TCP Maintenance and Minor L. Eggert Extensions (tcpm) NEC Internet-Draft F. Gont Intended status: Standards Track UTN/FRH Expires:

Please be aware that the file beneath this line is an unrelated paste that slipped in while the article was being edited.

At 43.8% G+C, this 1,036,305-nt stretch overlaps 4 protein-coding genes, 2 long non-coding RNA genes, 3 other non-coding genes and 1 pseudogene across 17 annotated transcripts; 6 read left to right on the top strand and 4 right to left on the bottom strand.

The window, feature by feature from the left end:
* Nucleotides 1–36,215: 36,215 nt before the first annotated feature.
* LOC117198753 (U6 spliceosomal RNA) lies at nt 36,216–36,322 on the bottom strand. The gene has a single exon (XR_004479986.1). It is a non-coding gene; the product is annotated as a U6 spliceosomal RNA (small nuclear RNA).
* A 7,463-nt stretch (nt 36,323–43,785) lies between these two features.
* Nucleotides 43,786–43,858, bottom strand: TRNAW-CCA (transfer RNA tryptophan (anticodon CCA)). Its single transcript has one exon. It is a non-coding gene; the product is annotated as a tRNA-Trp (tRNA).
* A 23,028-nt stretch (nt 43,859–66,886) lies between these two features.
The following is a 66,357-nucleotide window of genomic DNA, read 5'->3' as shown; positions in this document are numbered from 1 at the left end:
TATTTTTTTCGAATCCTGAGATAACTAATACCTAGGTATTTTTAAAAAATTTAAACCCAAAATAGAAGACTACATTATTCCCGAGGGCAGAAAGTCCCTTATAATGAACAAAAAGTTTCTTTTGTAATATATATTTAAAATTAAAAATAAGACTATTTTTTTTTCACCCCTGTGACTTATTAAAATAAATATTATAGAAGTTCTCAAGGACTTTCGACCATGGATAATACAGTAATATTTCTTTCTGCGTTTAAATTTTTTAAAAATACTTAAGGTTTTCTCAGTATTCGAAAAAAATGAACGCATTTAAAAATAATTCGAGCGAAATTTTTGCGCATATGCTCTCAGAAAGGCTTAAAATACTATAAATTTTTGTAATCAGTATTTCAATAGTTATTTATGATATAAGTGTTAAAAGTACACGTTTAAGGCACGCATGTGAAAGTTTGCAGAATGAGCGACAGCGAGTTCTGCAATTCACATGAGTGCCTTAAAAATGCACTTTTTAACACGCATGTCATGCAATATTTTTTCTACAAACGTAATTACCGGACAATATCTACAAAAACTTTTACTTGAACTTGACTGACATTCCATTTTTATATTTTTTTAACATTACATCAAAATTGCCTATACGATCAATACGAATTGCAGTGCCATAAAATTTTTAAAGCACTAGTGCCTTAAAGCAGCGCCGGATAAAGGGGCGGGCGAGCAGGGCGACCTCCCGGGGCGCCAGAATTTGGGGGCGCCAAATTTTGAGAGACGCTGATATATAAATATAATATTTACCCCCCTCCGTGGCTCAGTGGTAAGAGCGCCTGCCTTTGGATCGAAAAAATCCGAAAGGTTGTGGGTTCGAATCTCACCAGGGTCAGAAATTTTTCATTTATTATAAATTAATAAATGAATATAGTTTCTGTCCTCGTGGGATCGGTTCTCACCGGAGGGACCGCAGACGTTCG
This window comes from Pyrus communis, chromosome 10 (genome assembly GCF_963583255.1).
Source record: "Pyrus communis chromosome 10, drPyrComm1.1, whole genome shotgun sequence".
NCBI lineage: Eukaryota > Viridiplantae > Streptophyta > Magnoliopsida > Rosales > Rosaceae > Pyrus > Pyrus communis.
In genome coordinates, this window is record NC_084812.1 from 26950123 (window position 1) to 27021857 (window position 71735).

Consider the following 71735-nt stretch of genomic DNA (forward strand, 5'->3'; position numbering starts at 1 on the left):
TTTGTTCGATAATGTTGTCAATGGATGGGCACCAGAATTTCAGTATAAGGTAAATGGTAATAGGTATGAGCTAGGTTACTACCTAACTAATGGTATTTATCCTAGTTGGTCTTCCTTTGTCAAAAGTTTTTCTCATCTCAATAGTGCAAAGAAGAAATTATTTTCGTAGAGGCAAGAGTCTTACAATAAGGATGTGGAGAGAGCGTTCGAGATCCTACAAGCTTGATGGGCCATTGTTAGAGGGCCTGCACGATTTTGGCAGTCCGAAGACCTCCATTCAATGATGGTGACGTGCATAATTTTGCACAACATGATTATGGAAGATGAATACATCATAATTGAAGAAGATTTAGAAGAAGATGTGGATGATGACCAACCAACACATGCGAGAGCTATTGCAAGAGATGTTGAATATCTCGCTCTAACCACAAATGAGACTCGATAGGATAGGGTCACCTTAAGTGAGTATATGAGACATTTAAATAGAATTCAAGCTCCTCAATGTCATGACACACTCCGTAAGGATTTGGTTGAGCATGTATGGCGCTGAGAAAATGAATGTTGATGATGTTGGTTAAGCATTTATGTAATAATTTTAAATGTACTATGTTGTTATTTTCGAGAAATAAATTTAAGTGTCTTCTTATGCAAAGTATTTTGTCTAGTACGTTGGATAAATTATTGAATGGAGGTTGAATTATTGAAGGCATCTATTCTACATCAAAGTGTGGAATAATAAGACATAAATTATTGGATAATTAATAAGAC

January 20,April 25, 2007 UTN/FRH July 19,October 22, 2006 TCP User Timeout Option draft-ietf-tcpm-tcp-uto-03draft-ietf-tcpm-tcp-uto-04 Status of this Memo By submitting this Internet-Draft, each author represents that any applicable patent or other IPR claims of which he or she is aware have been or will be disclosed, and any of which he or she becomes aware will be disclosed, in accordance with Section 6 of BCP 79. Internet-Drafts are working documents of the Internet Engineering Task Force (IETF), its areas, and its working groups. Note that other groups may also distribute working documents as Internet- Drafts. Internet-Drafts are draft documents valid for a maximum of six months and may be updated, replaced, or obsoleted by other documents at any time. It is inappropriate to use Internet-Drafts as reference material or to cite them other than as "work in progress." The list of current Internet-Drafts can be accessed at http://www.ietf.org/ietf/1id-abstracts.txt. The list of Internet-Draft Shadow Directories can be accessed at http://www.ietf.org/shadow.html. This Internet-Draft will expire on January 20,April 25, 2007. Copyright Notice Copyright (C) The Internet Society (2006). Abstract This document specifies a new TCP option - the TCP User Timeout Option - that allows a TCP to advertise its current user timeout for a connection. Thus, the remote TCP may modify its local user timeout based on knowledge of the peer's user timeout. The TCP user timeout controls how long transmitted data may remain unacknowledged before a connection is forcefully closed. It is a local, per-connection parameter. Increasing the user timeouts allows established TCP connections to survive extended periods of disconnection. Decreasing the user timeouts allows busy servers to explicitly notify their clients that they will maintain the connection state only across short periods of disconnection. Table of Contents 1. Introduction . . . . . . . . . . . . . . . . . . . . . . . . . 3 2. Conventions . . . . . . . . . . . . . . . . . . . . . . . . . 4 3. Operation . . . . . . . . . . . . . . . . . . . . . . . . . . 4 3.1. Changing the Local User Timeout . . . . . . . . . . . . . 6 3.2. Reliability Considerations . . . . . . . . . . . . . . . . 8 3.3. Option Format . . . . . . . . . . . . . . . . . . . . . . 89 3.4. Special Option Values . . . . . . . . . . . . . . . . . . 9 4. Interoperability Issues . . . . . . . . . . . . . . . . . . . 910 4.1. Middleboxes . . . . . . . . . . . . . . . . . . . . . . . 910 4.2. TCP Keep-Alives . . . . . . . . . . . . . . . . . . . . . 10 5. Security Considerations . . . . . . . . . . . . . . . . . . . 1011 6. IANA Considerations . . . . . . . . . . . . . . . . . . . . . 1112 7. Acknowledgments . . . . . . . . . . . . . . . . . . . . . . . 12 8. References . . . . . . . . . . . . . . . . . . . . . . . . . . 1213 8.1. Normative References . . . . . . . . . . . . . . . . . . . 1213 8.2. Informative References . . . . . . . . . . . . . . . . . . 1213 Editorial Comments . . . . . . . . . . . . . . . . . . . . . . . . Appendix A. Alternative solutions . . . . . . . . . . . . . . . . 1314 Appendix B. Document Revision History . . . . . . . . . . . . . . 14 Authors' Addresses . . . . . . . . . . . . . . . . . . . . . . . . 15 Intellectual Property and Copyright Statements . . . . . . . . . . 1617 1. Introduction The Transmission Control Protocol (TCP) specification [RFC0793]defines a local, per-connection "user timeout" parameter that specifies the maximum amount of time that transmitted data may remain unacknowledged before TCP will forcefully close the corresponding connection. Applications can set and change this parameter with OPEN and SEND calls. If a network disconnection lasts longer than the user timeout, no acknowledgments will be received for any transmission attempt, including keep-alives [TCP-ILLU], and the TCP connection will close when the user timeout occurs. In the absence of an application-specified user timeout, the TCP specification [RFC0793] defines a default user timeout of 5 minutes. The Host Requirements RFC [RFC1122] refines this definition by introducing two thresholds, R1 and R2 (R2 > R1), on the number of retransmissions of a single segment. It suggests that TCP should notify applications when R1 is reached for a segment, and close the connection once R2 is reached. [RFC1122] also defines the recommended values for R1 (three retransmissions) and R2 (100 seconds), noting that R2 for SYN segments should be at least 3 minutes. Instead of a single user timeout, some TCP implementations offer finer-grained policies. For example, Solaris supports different timeouts depending on whether a TCP connection is in the SYN-SENT, SYN-RECEIVED, or ESTABLISHED state [SOLARIS-MANUAL]. Although some TCP implementations allow applications to set their local user timeout, there is no in-protocol mechanism to signal changes in the local user timeout to remote peers. This causes local changes to be ineffective, because the peer will still close the connection after its user timeout expires, even when the host has raised its local user timeout. The ability to suggest the remote peer a user timeout to be used for the connection can improve TCP's operation in scenarios that are currently not well supported. One example of such scenarios are mobile hosts that change network attachment points based on current location. Such hosts, maybe using MobileIP [RFC3344], HIP [RFC4423]or[RFC4423] or transport-layer mobility mechanisms [I-D.eddy-tcp-mobility], are only intermittently connected to the Internet. In between connected periods, mobile hosts may experience periods of disconnection during which no network service is available. Other factors that can cause transient periods of disconnection are high levels of congestion as well as link or routing failures inside the network. In scenarios similar to the ones described above, a host may not know exactly when or for how long it will be disconnected from the network, but it might expect such events due to past mobility patterns and thus benefit from using longer user timeouts. In other scenarios, the length and time of a network disconnection may even be predictable. For example, an orbiting node on a non-geostationary satellite might experience disconnections due to line-of-sight blocking by other planetary bodies. The disconnection periods of such a node may be easily computable from orbital mechanics. This document specifies a new TCP option - the User Timeout Option (UTO) - that allows a TCP to advertise its current local user timeout parameter. Thus, based on the information advertised by the remote TCP peer, a TCP may modify its own user timeout accordingly. This allows, for example, mobile hosts to maintain TCP connections across disconnected periods that are longer than their peer's default user timeout. A second use of the TCP User Timeout Option is advertisement of shorter-than-default user timeouts. This can allow busy servers to explicitly notify their clients that they will maintain the state associated with established connections only across short periods of disconnection. Use of the TCP User Timeout Option could be triggered either by an API call or by a system-wide toggle. The API could be, for example, a Socket option that would need to be explicitly set by the corresponding application. This option would default to "off". A system-wide toggle would allow a system administrator to enable the use of the TCP User Timeout Option on a system-wide basis, and set the option a desired value. This system-wide toggle would allow the use of the option by application programs that have not been explicitly coded to do so. If such a system-wide toggle were provided, it would default to "off". In all cases, use of the TCP User Timeout Option would depend on an active decision, either by the application programmer (by means of an API call), or by a system administrator (by means of a system-wide toggle). 2. Conventions The key words "MUST", "MUST NOT", "REQUIRED", "SHALL", "SHALL NOT", "SHOULD", "SHOULD NOT", "RECOMMENDED", "MAY", and "OPTIONAL" in this document are to be interpreted as described in [RFC2119]. 3. Operation Sending a TCP User Timeout Option informs the remote peer of the current local user timeout for the connection, and suggests the TCP peer to adapt its user timeout accordingly. The user timeout value included in a TCP User Timeout Option specifies the requested user timeout during the synchronized states of a connection (ESTABLISHED, FIN-WAIT-1, FIN-WAIT-2, CLOSE-WAIT, CLOSING, or LAST-ACK). Connections in other states MUST the default timeout values defined in [RFC0793] [RFC1122]. Note that an exchange of TCP User Timeout Options between peers is not a binding negotiation. Transmission of a TCP User Timeout Option is an advisory suggestion that the peer consider adapting its local user timeout. Hosts remain free to adopt a different user timeout, or to forcefully close or abort connections at any time for any reason, whether or not they use custom user timeouts or have suggested the peer to use them. A host that supports the TCP User Timeout Option SHOULD include one in each packet that carries a SYN flag, but need not. [MEDINA] has shown that unknown options are correctly handled by the vast majorityflag. The presence of modern TCP stacks. Itthis option is thusnot necessary to requirea negotiation of the use of the TCP User Timeout Option during the three-way handshake of a connection. However, including a TCP User Timeout Option in each segment that hascapability, but simply an advisory message specifying the SYN flag set will result incurrently preferred user timeout value. This allows TCP being ableto adopt a user timeout with knowledge of that used by the peer TCP, sinceTCP from the very beginning of the data transfer phase. Additionally, a TCP that supports the User Timeout Option and has sent a SYN segment as a result of an active OPEN SHOULD include an UTO in the first packet that does not have the SYN flag set. This helps to minimize the amount of state information a TCP must keep for connections in non-synchronized states, and is particularly useful when mechanisms such as "SYN cookies" [I-D.ietf-tcpm-syn-flood] are implemented, allowing a newly-established TCP connection to benefit from the information advertised by the UTO option, even if the UTO contained in the initial SYN segment was not recorded. A host that supports the TCP User Timeout Option SHOULD include it in the next possible segment to its peer whenever it starts using a new user timeout for the connection. This allows the peer to adapt its local user timeout for the connection accordingly. When a host that supports the TCP User Timeout Option receives one, it will use the received value to compute the local user timeout for the connection. Generally, hosts should honor requests for changes to the user timeout (see Section 3.1), unless security concerns, resource constraints or external policies indicate otherwise (see Section 5). If so, hosts may use a different user timeout for the connection. A TCP implementation that does not support the TCP User Timeout Option MUST silently ignore it [RFC1122], thus ensuring interoperability. Hosts MUST impose upper and lower limits on the user timeouts they use. Section 3.1 discusses user timeout limits, and describes a RECOMMENDED scheme to apply them. A TCP User Timeout Option with a value of zero (i.e., "now") is nonsensical and is used for a special purpose, see Section 3.4. Section 3.1 discusses potentially problematic effects of other user timeout durations. 3.1. Changing the Local User Timeout When a host receives a TCP User Timeout Option, it must decide whether to change the local user timeout of the corresponding connection. Application-requested user timeout values always take precedence over timeout values received from the peer in a TCP User Timeout Option. [anchor3] Consequently, unless the application on the local host has requested a specific user timeout for the connection, e.g., through the OPEN or SEND calls, hosts SHOULD adjust their local user timeout in response to receiving a TCP User Timeout Option, as described in the remainder of this section. If the local application has requested a specific local user timeout, TCP implementations MUST NOT change it in response to receiving a TCP User Timeout Option. In this case, they SHOULD, however, notify the application about the user timeout value received from the peer. The User Timeout Option specifies the user timeout in terms of time units, rather than in terms of number of retransmissions or round- trip times (RTTs), as in most cases the periods of disconnection have to do with operation and mobility patterns, rather than with the current network conditions. Thus, the TCP User Timeout Option allows hosts to exchange user timeout values from 1 second to over 9 hours at a granularity of seconds, and from 1 minute to over 22 days at a granularity of minutes. (An option value of zero is reserved for a special purpose, see Section 3.4.) Very short user timeout values can affect TCP transmissions over high-delay paths. If the user timeout occurs before an acknowledgment for an outstanding segment arrives, possibly due to packet loss, the connection closes. Many TCP implementations default to user timeout values of a few minutes [TCP-ILLU]. Although the TCP User Timeout Option allows suggestion of short timeouts, applications advertising them should consider these effects. Long user timeout values allow hosts to tolerate extended periods of disconnection. However, they also require hosts to maintain the TCP state information associated with connections for long periods of time. Section 5 discusses the security implications of long timeout values. To protect against these effects, implementations MUST impose limits on the user timeout values they accept and use. The remainder of this section describes a RECOMMENDED scheme to limit user timeouts based on upper and lower limits. Under the RECOMMENDED scheme, each TCP SHOULD compute the user timeout (USER_TIMEOUT) for a connection according to this formula: USER_TIMEOUT = min(U_LIMIT, max(LOCAL_UTO, REMOTE_UTO, L_LIMIT)) Each field is to be interpreted as follows: USER_TIMEOUT Resulting user timeout value to be adopted by the local TCP for a connection. U_LIMIT Current upper limit imposed on the user timeout of a connection by the local host. L_LIMIT Current lower limit imposed on the user timeout of a connection by the local host. LOCAL_UTO Current local user timeout of this specific connection. REMOTE_UTO Last "user timeout" value suggested by the remote peer by means of the TCP User Timeout Option. This means that, provided they are within the upper and lower limits, the maximum of the two announced values will be adopted for the user timeout of the connection. The rationale is that choosing the maximum of the two values will let the connection survive longer periods of disconnection. If the TCP that announced the lower of the two user timeout values did so in order to reduce the amount of TCP state information that must be kept on the host, it can, nevertheless, close or abort the connection whenever it wants. It must be noted that the two endpoints of the connection will not necesarillynecessarily adopt the same user timeout. Enforcing a lower limit (L_LIMIT) prevents connections from closing due to transient network conditions, including temporary congestion, mobility hand-offs and routing instabilities. An upper limit (U_LIMIT) can reduce the effect of resource exhaustion attacks. Section 5discusses the details of these attacks. Note that these limits MAY be specified as system-wide constants or at other granularities, such as on per-host, per-user or even per- connection basis. Furthermore, these limits need not be static. For example, they MAY be a function of system resource utilization or attack status and could be dynamically adapted. The Host Requirements RFC [RFC1122] does not impose any limits on the length of the user timeout. However, a time interval of at least 100 seconds is RECOMMENDED. Consequently, the lower limit (L_LIMIT) SHOULD be set to at least 100 seconds when following the RECOMMENDED scheme described in this section. Adopting a user timeout smaller than the current retransmission timeout (RTO) for the connection would likely cause the connection to be aborted unnecesarily.unnecessarily. Therefore, the lower limit (L_LIMIT) MUST be larger than the current retransmission timeout (RTO) for the connection. 3.2. Reliability Considerations The TCP User Timeout Option is an advisory TCP option that does not change processing of subsequent segments. Unlike other TCP options, it need not be exchanged reliably. Consequently, the specification in this section does not define a reliability handshake for TCP User Timeout Option exchanges. When a segment that carries a TCP User Timeout Option is lost, the option may never reach the intended peer. Implementations MAY implement local mechanisms to improve delivery reliability, such as retransmitting the TCP User Timeout Option when they retransmit the segment that originally carried it, or "attaching" the option to a byte in the stream and retransmitting the option whenever that byte or its ACK are retransmitted. It is important to note that although these mechanisms can improve transmission reliability for the TCP User Timeout Option, they do not guarantee delivery (a three-way handshake would be required for this). Consequently, implementations should not assume that a TCP User Timeout Option is reliably transmitted. 3.3. Option Format 0 1 2 3 0 1 2 3 4 5 6 7 8 9 0 1 2 3 4 5 6 7 8 9 0 1 2 3 4 5 6 7 8 9 0 1 +-+-+-+-+-+-+-+-+-+-+-+-+-+-+-+-+-+-+-+-+-+-+-+-+-+-+-+-+-+-+-+-+ | Kind = X | Length = 4 |G| User Timeout | +-+-+-+-+-+-+-+-+-+-+-+-+-+-+-+-+-+-+-+-+-+-+-+-+-+-+-+-+-+-+-+-+ (One tick mark represents one bit.) Figure 1: Format of the TCP User Timeout Option Figure 1 shows the format of the TCP User Timeout Option. It contains these fields: Kind (8 bits) A TCP option number [RFC0793] to be assigned by IANA upon publication of this document (see Section 6). Length (8 bits) Length of the TCP option in octets [RFC0793]; its value MUST be 4. Granularity (1 bit) Granularity bit, indicating the granularity of the "User Timeout" field. When set (G = 1), the time interval in the "User Timeout" field MUST be interpreted as minutes. Otherwise (G = 0), the time interval in the "User Timeout" field MUST be interpreted as seconds. User Timeout (15 bits) Specifies the user timeout suggestion for this connection. It MUST be interpreted as a 15-bit unsigned integer. The granularity of the timeout (minutes or seconds) depends on the "G" field. 3.4. Special Option Values Whenever it is legal to do so according to the specification in the previous sections, TCP implementations MAY send a zero-second TCP User Timeout Option, i.e, with a "User Timeout" field of zero and a "Granularity" of zero. This signals their peers that they support the option, but do not suggest a specific user timeout value at that time. Essentially, a zero-second TCP User Timeout Option acts as a "don't care" value. Thus, the sender SHOULD adapt its local user timeout according to the peer's UTO, and the receiver SHOULD continue using its local user timeout. In order to achieve this, the receiver of a zero-second TCP User Timeout Option SHOULD perform the RECOMMENDED strategy for calculating a new local USER_TIMEOUT described in Section 3.1, with a numeric value of zero seconds for REMOTE_UTO. The sender SHOULD perform the same calculation as described in Section 3.1, with a numeric value of zero seconds for LOCAL_UTO. A zero-minute TCP User Timeout Option, i.e., with a "User Timeout" field of zero and a "Granularity" bit of one, is reserved for future use. TCP implementations MUST NOT send it and MUST ignore it upon reception. 4. Interoperability Issues This section discusses interoperability issues related to introducing the TCP User Timeout Option. 4.1. Middleboxes The large number of middleboxes (firewalls, proxies, protocol scrubbers, etc.) currently present in the Internet pose some difficulty for deploying newA TCP options. Some firewalls may block segmentsimplementation that carry unknown options, preventing connection establishment whendoes not support the SYN or SYN-ACK segment contain aTCP User Timeout Option. Some recent results, however, indicateOption MUST silently ignore it [RFC1122], thus ensuring interoperability. In a study of the effects of middleboxes on transport protocols, Medina et al. have shown that for newunknown TCP options,options are correctly handled by the vast majority of modern TCP stacks [MEDINA]. In this may not be a significant threat, with only 0.2%study, 3% of web requests failingconnections failed when carryingan unknown TCP option [MEDINA].appeared in the middle of a connection. Because these failures violate existing requirements to ignore unknown options, they do not warrant taking special measures to handle these cases. In particular, we do not define a separate mechanism to negotiate support of the TCP User Timeout Option on the three-way handshake. Stateful firewalls usually reset connections after a period of inactivity. If such a firewall exists along the path between two peers, it may close or abort connections regardless of the use of the TCP User Timeout Option. In the future, such firewalls may learn to parse the TCP User Timeout Option and modify their behavior or the option accordingly. 4.2. TCP Keep-Alives Some TCP implementations, such as the one in BSD systems, use a different abort policy for TCP keep-alives than for user data. Thus, the TCP keep-alive mechanism might abort a connection that would otherwise have survived the transient period of disconnection. Therefore, if a TCP peer enables TCP keep-alives for a connection that is using the TCP User Timeout Option, then the keep-alive timer MUST be set to a value larger than that of the adopted USER TIMEOUT. 5. Security Considerations Lengthening user timeouts has obvious security implications. Flooding attacks cause denial of service by forcing servers to commit resources for maintaining the state of throw-away connections. However, TCP implementations do not become more vulnerable to simple SYN flooding by implementing the TCP User Timeout Option, because user timeouts exchanged during the handshake only affect the synchronized states (ESTABLISHED, FIN-WAIT-1, FIN-WAIT-2, CLOSE-WAIT, CLOSING, LAST-ACK), which simple SYN floods never reach. However, when an attacker completes the three-way handshakes of its throw-away connections it can amplify the effects of resource exhaustion attacks, because the attacked server must maintain the connection state associated with the throw-away connections for longer durations. Because connection state is kept longer, lower- frequency attack traffic, which may be more difficult to detect, can already cause resource exhaustion. Several approaches can help mitigate this issue. First, implementations can require prior peer authentication, e.g., using IPsec [RFC4301], before accepting long user timeouts for the peer's connections. Similarly, a host can start to accept long user timeouts for an established connection only after in-band authentication has occurred, for example, after a TLS handshake across the connection has succeeded [RFC2246]. Although these are arguably the most complete solutions, they depend on external mechanisms to establish a trust relationship. A second alternative that does not depend on external mechanisms would introduce a per-peer limit on the number of connections that may use increased user timeouts. Several variants of this approach are possible, such as fixed limits or shortening accepted user timeouts with a rising number of connections. Although this alternative does not eliminate resource exhaustion attacks from a single peer, it can limit their effects. Reducing the number of high-UTO connections a server supports in the face of an attack turns that attack into a denial-of-service attack against the service of high-UTO connections. Per-peer limits cannot protect against distributed denial of service attacks, where multiple clients coordinate a resource exhaustion attack that uses long user timeouts. To protect against such attacks, TCP implementations could reduce the duration of accepted user timeouts with increasing resource utilization. TCP implementations under attack may be forced to shed load by resetting established connections. Some load-shedding heuristics, such as resetting connections with long idle times first, can negatively affect service for intermittently connected, trusted peers that have suggested long user timeouts. On the other hand, resetting connections to untrusted peers that use long user timeouts may be effective. In general, using the peers' level of trust as a parameter during the load-shedding decision process may be useful. Note that if TCP needs to close or abort connections with a long TCP User Timeout Option to shed load, these connections are still no worse off than without the option. Finally, upper and lower limits on user timeouts, discussed in Section 3.1, can be an effective tool to limit the impact of these sorts of attacks. 6. IANA Considerations This section is to be interpreted according to [RFC2434]. This document does not define any new namespaces. It uses an 8-bit TCP option number maintained by IANA at http://www.iana.org/assignments/tcp-parameters. 7. Acknowledgments The following people have improved this document through thoughtful suggestions: Mark Allman, Caitlin Bestler, David Borman, Bob Braden, Marcus Brunner, Wesley Eddy, Gorry Fairhurst, Abolade Gbadegesin, Ted Faber, Guillermo Gont, Tom Henderson, Joseph Ishac, Jeremy Harris, Phil Karn, Michael Kerrisk, Dan Krejsa, Jamshid Mahdavi, Kostas Pentikousis, Juergen Quittek, Joe Touch, Stefan Schmid, Simon Schuetz, Tim Shepard and Martin Stiemerling. Lars Eggert is partly funded by Ambient Networks, a research project supported by the European Commission under its Sixth Framework Program. The views and conclusions contained herein are those of the authors and should not be interpreted as necessarily representing the official policies or endorsements, either expressed or implied, of the Ambient Networks project or the European Commission. 8. References 8.1. Normative References [RFC0793] Postel, J., "Transmission Control Protocol", STD 7, RFC 793, September 1981. [RFC1122] Braden, R., "Requirements for Internet Hosts - Communication Layers", STD 3, RFC 1122, October 1989. [RFC2119] Bradner, S., "Key words for use in RFCs to Indicate Requirement Levels", BCP 14, RFC 2119, March 1997. [RFC2434] Narten, T. and H. Alvestrand, "Guidelines for Writing an IANA Considerations Section in RFCs", BCP 26, RFC 2434, October 1998. 8.2. Informative References [I-D.eddy-tcp-mobility] Eddy, W., "Mobility Support For TCP", draft-eddy-tcp-mobility-00 (work in progress), April 2004. [I-D.ietf-tcpm-syn-flood] Eddy, W., "TCP SYN Flooding Attacks and Common Mitigations", draft-ietf-tcpm-syn-flood-00 (work in progress), July 2006. [MEDINA] Medina, A., Allman, M., and S. Floyd, "Measuring Interactions Between Transport Protocols and Middleboxes", Proc. 4th ACM SIGCOMM/USENIX Conference on Internet Measurement , October 2004. [RFC2246] Dierks, T. and C. Allen, "The TLS Protocol Version 1.0", RFC 2246, January 1999. [RFC3344] Perkins, C., "IP Mobility Support for IPv4", RFC 3344, August 2002. [RFC4301] Kent, S. and K. Seo, "Security Architecture for the Internet Protocol", RFC 4301, December 2005. [RFC4423] Moskowitz, R. and P. Nikander, "Host Identity Protocol (HIP) Architecture", RFC 4423, May 2006. [SOLARIS-MANUAL] Sun Microsystems, "Solaris Tunable Parameters Reference Manual", Part No. 806-7009-10, 2002. [TCP-ILLU] Stevens, W., "TCP/IP Illustrated, Volume 1: The Protocols", Addison-Wesley , 1994. Editorial Comments [anchor3] Without this, UTO would modify TCP semantics, because application-requested UTOs could be overridden by peer requests. Appendix A. Alternative solutions The same benefits could be obtained through an application-layer mechanism, i.e., exchanging user timeout information via application messages and having the application adjust the user timeouts through the TCP API on both sides of a connection. This approach would not require a new TCP option, but would require changing all application implementations that desire to tolerate extended periods of disconnection, and in most cases would also require a modification to the corresponding application layer protocol. With the proposed TCP option, application changes may not be necessary at all, or may be restricted to sender- or receiver-side only, and there is no need to modify the corresponding application protocol. A different approach to tolerate longer periods of disconnection would be to simply increase the system-wide user timeout on both peers. This approach has the benefit of not requiring a new TCP option or application changes. However, it can also significantly increase the amount of connection state a busy server must maintain, because a longer global timeout value would apply to all its connections. The proposed TCP User Timeout Option, on the other hand, allows hosts to selectively manage the user timeouts of individual connections, reducing the amount of state they must maintain across disconnected periods. Appendix B. Document Revision History To be removed upon publication +----------+--------------------------------------------------------+ | Revision | Comments | +----------+--------------------------------------------------------+ | 04 | Clarified the results obtained by Medina et al. Added | | | text to suggest inclusion of the UTO in the first | | | non-SYN segment by the TCP that sent a SYN in response | | | to an active OPEN. | | 03 | Corrected use of RFC2119 terminology. Clarified how | | | use of the TCP UTO is triggered. Clarified reason for | | | sending a UTO in the SYN and SYN/ACK segments. | | | Removed discussion of the SO_SNDTIMEO and SO_RCVTIMEO | | | options. Removed text that suggested that a UTO | | | should be sent upon receipt of an UTO from the remote | | | peer. Required minimum value for the lower limit of | | | the user timeout. Moved alternative solutions to | | | appendix. Miscellaneous editorial changes. | | 02 | Corrected terminology by replacing terms like | | | "negotiate", "coordinate", etc. that were left from | | | pre-WG-document times when the UTO was a more | | | formalized exchange instead of the advisory one it is | | | now. Application-requested UTOs take precedence over | | | ones received from the peer (pointed out by Ted | | | Faber). Added a brief mention of SO_SNDTIMEO and a | | | slightly longer discussion of SO_RCVTIMEO. | | 01 | Clarified and corrected the description of the | | | existing user timeout in RFC793 and RFC1122. Removed | | | distinction between operating during the 3WHS and the | | | established states and introduced zero-second "don't | | | care" UTOs in response to mailing list feedback. | | | Updated references and addressed many other comments | | | from the mailing list. | | 00 | Resubmission of | | | draft-eggert-gont-tcpm-tcp-uto-option-01.txt to the | | | secretariat after WG adoption. Thus, permit | | | derivative works. Updated Lars Eggert's funding | | | attribution. Updated several references. No | | | technical changes. | +----------+--------------------------------------------------------+ Authors' Addresses Lars Eggert NEC Network Laboratories Kurfuerstenanlage 36 Heidelberg 69115 Germany Phone: +49 6221 90511 43 Fax: +49 6221 90511 55 Email: email@example.com URI: http://www.netlab.nec.de/ Fernando Gont Universidad Tecnologica Nacional Evaristo Carriego 2644 Haedo, Provincia de Buenos Aires 1706 Argentina Phone: +54 11 4650 8472 Email: firstname.lastname@example.org URI: http://www.gont.com.ar/ Full Copyright Statement Copyright (C) The Internet Society (2006). This document is subject to the rights, licenses and restrictions contained in BCP 78, and except as set forth therein, the authors retain all their rights. 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